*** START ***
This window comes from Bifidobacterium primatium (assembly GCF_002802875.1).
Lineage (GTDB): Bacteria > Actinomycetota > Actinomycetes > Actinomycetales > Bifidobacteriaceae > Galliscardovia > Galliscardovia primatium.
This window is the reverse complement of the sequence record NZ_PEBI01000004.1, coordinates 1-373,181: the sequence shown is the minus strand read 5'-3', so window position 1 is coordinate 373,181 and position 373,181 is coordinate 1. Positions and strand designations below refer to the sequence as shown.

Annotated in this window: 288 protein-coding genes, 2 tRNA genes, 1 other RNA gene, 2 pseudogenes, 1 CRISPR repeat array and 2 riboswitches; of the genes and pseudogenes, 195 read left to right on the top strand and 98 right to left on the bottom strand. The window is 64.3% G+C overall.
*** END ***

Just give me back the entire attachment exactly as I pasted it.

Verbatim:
This window comes from Bifidobacterium primatium (assembly GCF_002802875.1).
Lineage (GTDB): Bacteria > Actinomycetota > Actinomycetes > Actinomycetales > Bifidobacteriaceae > Galliscardovia > Galliscardovia primatium.
This window is the reverse complement of the sequence record NZ_PEBI01000004.1, coordinates 1-373,181: the sequence shown is the minus strand read 5'-3', so window position 1 is coordinate 373,181 and position 373,181 is coordinate 1. Positions and strand designations below refer to the sequence as shown.

Annotated in this window: 288 protein-coding genes, 2 tRNA genes, 1 other RNA gene, 2 pseudogenes, 1 CRISPR repeat array and 2 riboswitches; of the genes and pseudogenes, 195 read left to right on the top strand and 98 right to left on the bottom strand. The window is 64.3% G+C overall.